When watchmen did take action, they often did so in problematic ways. In New England, that often involved enforcing the ethnic segregation between different neighborhoods. In the mid-1600s, the slave codes of the colonial American South declared that controlling the enslaved population was a matter of public responsibility – the “public” here being exclusively white men. Paid and volunteer militiamen were tasked with, as the author Kristian Williams has noted, “making regular patrols to catch runaways, prevent slave gatherings, search slave quarters … and generally intimidate the black population.”
Shopkeeper’s privilege and security guards
Today more than 18,000 local, state and federal agencies provide police services in the U.S. But citizen’s arrest lives on in the form of a national patchwork of statutes and common law doctrines.
Most states have “shopkeeper’s privilege” laws that provide a defense for business owners and employees who arrest someone for theft so long as they have probable cause. Resisting such an arrest is a crime in some states. Private security guards, similarly, may be authorized to make arrests, at least on the property they are hired to protect. And when bounty hunters capture someone who has jumped bail, the Supreme Court has said the arrest “is likened to the rearrest by the sheriff of an escaping prisoner.”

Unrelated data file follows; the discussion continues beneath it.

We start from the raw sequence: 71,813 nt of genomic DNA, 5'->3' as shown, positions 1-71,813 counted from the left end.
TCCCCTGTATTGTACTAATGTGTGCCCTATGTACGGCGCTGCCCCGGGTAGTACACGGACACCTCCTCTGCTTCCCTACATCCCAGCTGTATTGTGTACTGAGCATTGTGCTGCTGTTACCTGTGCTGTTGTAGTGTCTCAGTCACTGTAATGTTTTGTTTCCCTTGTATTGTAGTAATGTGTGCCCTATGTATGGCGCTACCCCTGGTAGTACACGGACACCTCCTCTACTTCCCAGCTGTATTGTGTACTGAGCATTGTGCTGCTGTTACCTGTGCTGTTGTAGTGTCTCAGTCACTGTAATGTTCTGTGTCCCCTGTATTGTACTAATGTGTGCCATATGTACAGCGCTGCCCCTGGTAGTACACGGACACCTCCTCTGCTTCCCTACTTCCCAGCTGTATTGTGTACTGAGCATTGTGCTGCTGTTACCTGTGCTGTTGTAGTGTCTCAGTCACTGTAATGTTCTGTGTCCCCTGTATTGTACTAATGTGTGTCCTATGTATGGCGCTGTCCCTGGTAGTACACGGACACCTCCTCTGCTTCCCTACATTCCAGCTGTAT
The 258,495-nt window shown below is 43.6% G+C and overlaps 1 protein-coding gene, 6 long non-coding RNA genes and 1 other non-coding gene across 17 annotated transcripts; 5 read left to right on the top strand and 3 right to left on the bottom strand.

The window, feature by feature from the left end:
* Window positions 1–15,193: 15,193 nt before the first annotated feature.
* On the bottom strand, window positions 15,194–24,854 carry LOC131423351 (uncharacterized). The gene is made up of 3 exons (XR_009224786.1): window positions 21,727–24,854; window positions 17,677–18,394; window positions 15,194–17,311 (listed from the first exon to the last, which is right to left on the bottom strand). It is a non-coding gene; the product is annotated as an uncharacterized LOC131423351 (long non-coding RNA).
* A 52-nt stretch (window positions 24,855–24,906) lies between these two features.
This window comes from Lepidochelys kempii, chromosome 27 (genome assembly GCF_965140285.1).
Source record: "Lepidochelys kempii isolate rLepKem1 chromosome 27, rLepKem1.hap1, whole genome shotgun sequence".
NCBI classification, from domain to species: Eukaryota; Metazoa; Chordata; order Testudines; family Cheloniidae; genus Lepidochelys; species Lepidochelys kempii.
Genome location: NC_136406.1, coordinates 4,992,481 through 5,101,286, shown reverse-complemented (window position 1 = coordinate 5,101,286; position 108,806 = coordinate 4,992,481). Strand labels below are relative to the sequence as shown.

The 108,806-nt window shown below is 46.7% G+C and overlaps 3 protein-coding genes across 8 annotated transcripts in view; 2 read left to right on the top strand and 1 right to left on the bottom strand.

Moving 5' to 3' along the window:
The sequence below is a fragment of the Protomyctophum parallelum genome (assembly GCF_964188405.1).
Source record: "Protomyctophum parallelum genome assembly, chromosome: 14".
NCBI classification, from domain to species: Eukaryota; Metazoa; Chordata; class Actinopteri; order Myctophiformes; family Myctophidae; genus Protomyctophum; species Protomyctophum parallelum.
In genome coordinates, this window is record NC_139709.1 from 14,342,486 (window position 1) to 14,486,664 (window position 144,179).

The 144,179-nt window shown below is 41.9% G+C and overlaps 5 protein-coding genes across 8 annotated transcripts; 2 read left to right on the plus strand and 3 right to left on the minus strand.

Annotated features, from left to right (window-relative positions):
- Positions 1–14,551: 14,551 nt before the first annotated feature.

Those who are not a shopkeeper, security guard or bounty hunter may still be able to effect an arrest under more generic citizen’s arrest rules.
Citizen’s arrest rules are not the same as the legal rules that govern arrests by police officers. In some ways, private individuals have more limited authority to make arrests than officers.